An update on the Government’s massive New Southern Sky project was provided by the Minister of Transport, Hon. Phil Twyford, at Aviation New Zealand’s Annual Conference in Nelson early last month.
This was the first public speech by the Minister since the aviation portfolio was returned to him in July, following a CAA investigation into his mobile phone use on an aircraft.
Citing aviation as accountable for around two per cent of the world’s total CO2 emissions and New Zealand’s own burgeoning industry, with 15 million departures leaving local airports in 2017, there would be a strong focus on the rules that will support a reduction in carbon emissions from aircraft.
New Southern Sky is New Zealand’s Airspace and Air Navigation Plan as approved by Cabinet in 2014. It aims to give a “clear direction” on incorporating new and emerging technologies into the aviation system “to ensure the safe, cohesive, efficient and collaborative management of New Zealand’s airspace and air navigation to 2023.”
As a modernisation plan, it aims to improve efficiency of air traffic movements, more accurate navigation, reduced reliance on ground based systems, and improved communications. Increased information availability will also enable more effective decision making. Together, these changes will mean lower operating costs and improved aviation safety.
As reported by Radio New Zealand, the Minister said the Civil Aviation Authority and Ministry of Transport were working on a plan to make sure the country's aviation industry was ready for what is coming.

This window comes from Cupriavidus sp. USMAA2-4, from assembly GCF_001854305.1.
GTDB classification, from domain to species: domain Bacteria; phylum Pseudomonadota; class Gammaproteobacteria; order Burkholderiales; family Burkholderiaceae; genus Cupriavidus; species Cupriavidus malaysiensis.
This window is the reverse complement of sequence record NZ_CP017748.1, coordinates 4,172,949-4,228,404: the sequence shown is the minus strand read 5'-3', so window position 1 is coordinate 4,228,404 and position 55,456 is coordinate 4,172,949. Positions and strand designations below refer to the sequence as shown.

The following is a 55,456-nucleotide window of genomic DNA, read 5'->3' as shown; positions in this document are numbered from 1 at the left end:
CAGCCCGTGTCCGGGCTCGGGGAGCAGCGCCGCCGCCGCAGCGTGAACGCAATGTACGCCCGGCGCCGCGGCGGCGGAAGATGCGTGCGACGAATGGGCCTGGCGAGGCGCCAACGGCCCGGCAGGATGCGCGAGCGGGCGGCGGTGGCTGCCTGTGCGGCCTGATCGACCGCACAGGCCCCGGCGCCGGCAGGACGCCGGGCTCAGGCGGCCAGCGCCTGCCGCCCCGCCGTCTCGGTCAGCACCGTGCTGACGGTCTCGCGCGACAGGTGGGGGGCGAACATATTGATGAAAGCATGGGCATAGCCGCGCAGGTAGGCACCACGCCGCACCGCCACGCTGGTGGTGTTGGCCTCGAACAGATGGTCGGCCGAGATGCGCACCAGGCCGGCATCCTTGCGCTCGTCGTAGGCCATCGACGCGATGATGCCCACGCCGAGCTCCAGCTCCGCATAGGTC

"New Southern Sky will enable shorter journeys, improve safety and lower carbon emissions (through less fuel use),” the Minister said.
He also said that, over the next 20 years, the plan would bring $1 billion in economic benefits through fuel savings, lower aircraft operating costs - the programme itself is expected to provide direct benefits of $128 million over the same period and safer journeys for the travelling public.
"While some of the biggest and easiest gains are going to come in land transport, and the conversion of the vehicle fleet to electric, aviation of course is not going to be let off the hook in this regard,” the Minister said.
He was also reported as saying that global carbon offsetting regime Corsia, would eventually flow through to the New Zealand aviation sector, requiring it to take “solid steps” towards reducing aircraft emissions.
Referring to the recent trials in Christchurch of the Google-backed Zephyr Airworks ‘flying car’, the Minister said that it was due to New Zealand’s ‘regulations and flexibility’ that new technology trials such as these could take place here.
Radio New Zealand cited Airbus’ presence at this year’s Conference, stating that “hybrid electric-powered aircraft were no longer the stuff of science fiction.”
In an interview with Matthias Seifert of Airbus Defence and Space, RNZ said that the company's quad cruiser was already flying as a prototype to bigger things.
"Currently the medium-size version we have got, can be employed for maritime surveillance, and for other work where traditional manned aircraft is not suitable,” Seifert said.
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